The 4 Best Dry Bags

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With fully sealed seams to ensure that not a drop of water gets in, the best dry bags aren’t just waterproof, they’re rugged and hardy enough to withstand whatever you throw at them. They’re typically made of high-density materials that can take a beating, and if the fabric isn’t naturally waterproof like PVC, they’ll be coated for a splash-proof finish.

Dry bags can take the form of duffles, backpacks, and roll-top bags that will hold anything from your wallet and keys to weeks’ worth of gear. Their capacity is typically indicated in liters, but if the metric system is not your forte, here’s a quick breakdown of what size dry bag you might need:

  • Small dry bags: Ranging in size from 1 to 9 liters, these are perfect for holding onto only the essentials or keeping lots of smaller items organized within your pack. Pro tip: Pick up a few different colors to avoid confusion. A 2-liter bag will offer enough room for your phone, wallet, and keys (and maybe a few snacks) while a 5-liter bag — generally the most popular size dry bag — can carry those must-haves along with extras like a camera or first aid kit.
  • Medium dry bags: Around 10 to 20 liters, this dry bag is sized just right for a change of clothes or a DSLR, plus food for one or two people — and it’ll make a good day pack for shorter excursions from base camp. Shoulder straps come highly recommended at this capacity.
  • Large dry bags: From 20 to 30 liters and beyond — move into backpack and duffle territory. They’ll hold all your gear and a change of clothes, possibly with room to spare for a sleeping bag. Not only are shoulder straps suggested, but sternum and hips straps will also go a long way towards distributing that weight. Some duffles have convertible straps that can be worn on your shoulders, too.

Important note: While all dry bags are designed to keep your valuables protected from rain and the occasional dip, not all are equipped to be fully submerged for long periods of time. You’ll see some dry bags advertised as being merely splash-proof, while others promise more complete waterproofness and submersibility. Of course, if you’re using a roll-top bag, a lot comes down to how well you’re able to roll it to keep water out.

No matter what kind of adventure you’re headed out on, these are the best dry bags to try now.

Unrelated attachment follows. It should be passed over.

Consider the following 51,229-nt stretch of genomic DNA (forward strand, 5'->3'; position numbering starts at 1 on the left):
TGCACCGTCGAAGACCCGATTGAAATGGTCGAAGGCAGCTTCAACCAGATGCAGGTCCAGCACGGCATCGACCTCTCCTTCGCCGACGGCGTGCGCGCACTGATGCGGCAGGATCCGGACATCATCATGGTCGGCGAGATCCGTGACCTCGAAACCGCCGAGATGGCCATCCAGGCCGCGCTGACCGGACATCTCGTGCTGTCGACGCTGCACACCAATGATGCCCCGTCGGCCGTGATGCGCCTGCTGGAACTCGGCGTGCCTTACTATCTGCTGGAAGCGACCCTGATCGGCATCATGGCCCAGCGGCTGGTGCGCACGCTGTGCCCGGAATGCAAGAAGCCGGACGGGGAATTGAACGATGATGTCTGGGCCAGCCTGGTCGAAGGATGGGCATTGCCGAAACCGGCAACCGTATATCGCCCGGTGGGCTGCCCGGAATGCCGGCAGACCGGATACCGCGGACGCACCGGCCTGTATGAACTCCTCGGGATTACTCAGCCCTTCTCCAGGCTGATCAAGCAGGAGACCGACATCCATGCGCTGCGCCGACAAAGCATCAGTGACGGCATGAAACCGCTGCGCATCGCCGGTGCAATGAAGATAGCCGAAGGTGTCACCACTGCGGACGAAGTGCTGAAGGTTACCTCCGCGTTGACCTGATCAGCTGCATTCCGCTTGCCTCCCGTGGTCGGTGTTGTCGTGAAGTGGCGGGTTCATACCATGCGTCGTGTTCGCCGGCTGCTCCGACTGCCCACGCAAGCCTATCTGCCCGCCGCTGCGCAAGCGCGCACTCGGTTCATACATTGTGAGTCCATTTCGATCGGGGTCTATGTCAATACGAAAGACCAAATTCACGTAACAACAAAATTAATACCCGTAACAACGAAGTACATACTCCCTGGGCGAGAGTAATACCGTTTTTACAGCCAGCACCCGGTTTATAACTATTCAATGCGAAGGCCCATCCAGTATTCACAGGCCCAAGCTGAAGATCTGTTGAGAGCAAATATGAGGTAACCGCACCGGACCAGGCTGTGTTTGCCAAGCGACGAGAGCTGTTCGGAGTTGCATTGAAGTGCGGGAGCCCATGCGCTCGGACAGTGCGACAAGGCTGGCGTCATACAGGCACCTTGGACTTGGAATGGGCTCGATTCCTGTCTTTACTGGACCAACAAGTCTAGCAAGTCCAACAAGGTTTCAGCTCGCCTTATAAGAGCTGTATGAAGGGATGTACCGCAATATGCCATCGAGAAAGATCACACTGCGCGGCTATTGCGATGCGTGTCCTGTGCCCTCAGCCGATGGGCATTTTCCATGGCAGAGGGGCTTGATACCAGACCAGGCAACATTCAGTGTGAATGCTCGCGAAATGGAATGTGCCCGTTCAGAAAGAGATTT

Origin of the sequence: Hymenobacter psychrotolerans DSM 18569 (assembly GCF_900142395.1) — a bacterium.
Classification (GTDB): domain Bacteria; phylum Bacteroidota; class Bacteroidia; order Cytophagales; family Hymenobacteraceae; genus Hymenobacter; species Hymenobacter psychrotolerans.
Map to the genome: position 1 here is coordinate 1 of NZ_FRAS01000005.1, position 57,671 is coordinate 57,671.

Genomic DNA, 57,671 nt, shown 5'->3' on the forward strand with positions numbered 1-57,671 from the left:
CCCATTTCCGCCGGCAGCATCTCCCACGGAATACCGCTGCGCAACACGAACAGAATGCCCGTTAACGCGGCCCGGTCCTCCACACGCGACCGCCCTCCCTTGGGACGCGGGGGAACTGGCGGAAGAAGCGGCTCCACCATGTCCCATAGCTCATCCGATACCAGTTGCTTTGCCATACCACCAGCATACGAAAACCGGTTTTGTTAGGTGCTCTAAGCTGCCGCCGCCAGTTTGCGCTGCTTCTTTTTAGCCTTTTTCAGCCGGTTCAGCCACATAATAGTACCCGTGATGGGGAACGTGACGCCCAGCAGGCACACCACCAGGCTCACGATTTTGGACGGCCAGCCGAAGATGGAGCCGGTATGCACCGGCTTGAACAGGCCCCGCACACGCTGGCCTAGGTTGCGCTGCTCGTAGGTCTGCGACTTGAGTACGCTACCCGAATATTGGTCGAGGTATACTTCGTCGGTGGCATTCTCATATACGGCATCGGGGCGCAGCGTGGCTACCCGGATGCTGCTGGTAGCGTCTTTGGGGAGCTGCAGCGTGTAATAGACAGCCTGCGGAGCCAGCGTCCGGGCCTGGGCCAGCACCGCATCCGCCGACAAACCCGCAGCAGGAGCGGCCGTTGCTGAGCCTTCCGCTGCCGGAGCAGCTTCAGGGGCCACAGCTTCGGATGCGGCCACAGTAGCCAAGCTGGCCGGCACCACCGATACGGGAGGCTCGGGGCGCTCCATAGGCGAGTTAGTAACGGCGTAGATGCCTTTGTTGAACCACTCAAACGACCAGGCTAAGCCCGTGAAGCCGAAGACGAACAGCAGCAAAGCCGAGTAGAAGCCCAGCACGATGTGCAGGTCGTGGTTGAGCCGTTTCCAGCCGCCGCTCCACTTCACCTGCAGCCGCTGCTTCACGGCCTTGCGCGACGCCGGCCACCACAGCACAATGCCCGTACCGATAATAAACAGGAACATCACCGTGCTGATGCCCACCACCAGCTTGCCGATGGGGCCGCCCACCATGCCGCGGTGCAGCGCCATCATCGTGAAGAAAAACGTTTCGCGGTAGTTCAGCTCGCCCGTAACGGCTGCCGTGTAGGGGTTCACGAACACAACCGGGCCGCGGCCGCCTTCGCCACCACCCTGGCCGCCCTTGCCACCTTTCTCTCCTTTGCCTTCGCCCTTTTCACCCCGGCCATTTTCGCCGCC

1. The Best Overall: A Dry Bag That Scaled Mount Everest

As one of the reigning favorites on Outdoor Gear Lab and Wirecutter’s top pick, the Sea To Summit dry bag gets its name (and its bragging rights) from weathering a successful attempt to scale Mount Everest. Today, it's beloved by pros and amateurs alike for high durability and excellent waterproofing at a very accessible price point. The 420-Denier nylon features TPU lamination and double-stitched seams that are reinforced with tape seals for a thoroughly waterproof build. According to the brand, it offers protection for paddle use but you should avoid full water submersion.

Little details are what sets this dry bag apart. The proprietary roll-top features extra stiffening for a better seal and has a quick-release buckle for convenience, while the buckles are designed to be repaired easily with a Phillips screwdriver. An oval shape makes the bag less likely to roll, and the lining is left bright white for high visibility when you're rummaging for a granola bar.

A Helpful Review: "These are great dry bags. The material is thick enough to be durable without making the bags stiff, heavy, inflexible or bulky to store when empty. These are my go to bags for kayaking. They are really well made, durable, and the hardware is top quality too. [...] Strapped to the hull or inside a hatch of my kayak - I never worry about my stuff or give these bags another thought. These are quality bags and are definitely worth paying more for. [...]”

  • Available colors: 4
  • Available sizes: 3 — 65 liters

2. The Worthy Alternative: An Amazon Fan-Favorite That Comes With A Phone Case

With 14,000 Amazon ratings and counting, the Earth Pak dry bag is an option well worth considering if you'd rather spend a little less without sacrificing protection. This pick is made from thick, waterproof 500-Denier PVC with a roll-top closure and D-rings for securing extra gear or strapping it down (although there’s no mention of whether the seams are fully sealed). In terms of just how waterproof this pick is, the brand advises using it for kayaking, boating, or other water activities but doesn’t go so far as to say it’s fully submersible.

The smaller sizes include an adjustable shoulder strap with swivel hooks to prevent twisting, while larger capacities feature shoulder straps (and the largest one even has a sternum strap). Included with every bag is an IPX8 waterproof phone case that will hold devices up to 6.5 inches for submersible protection where it matters most.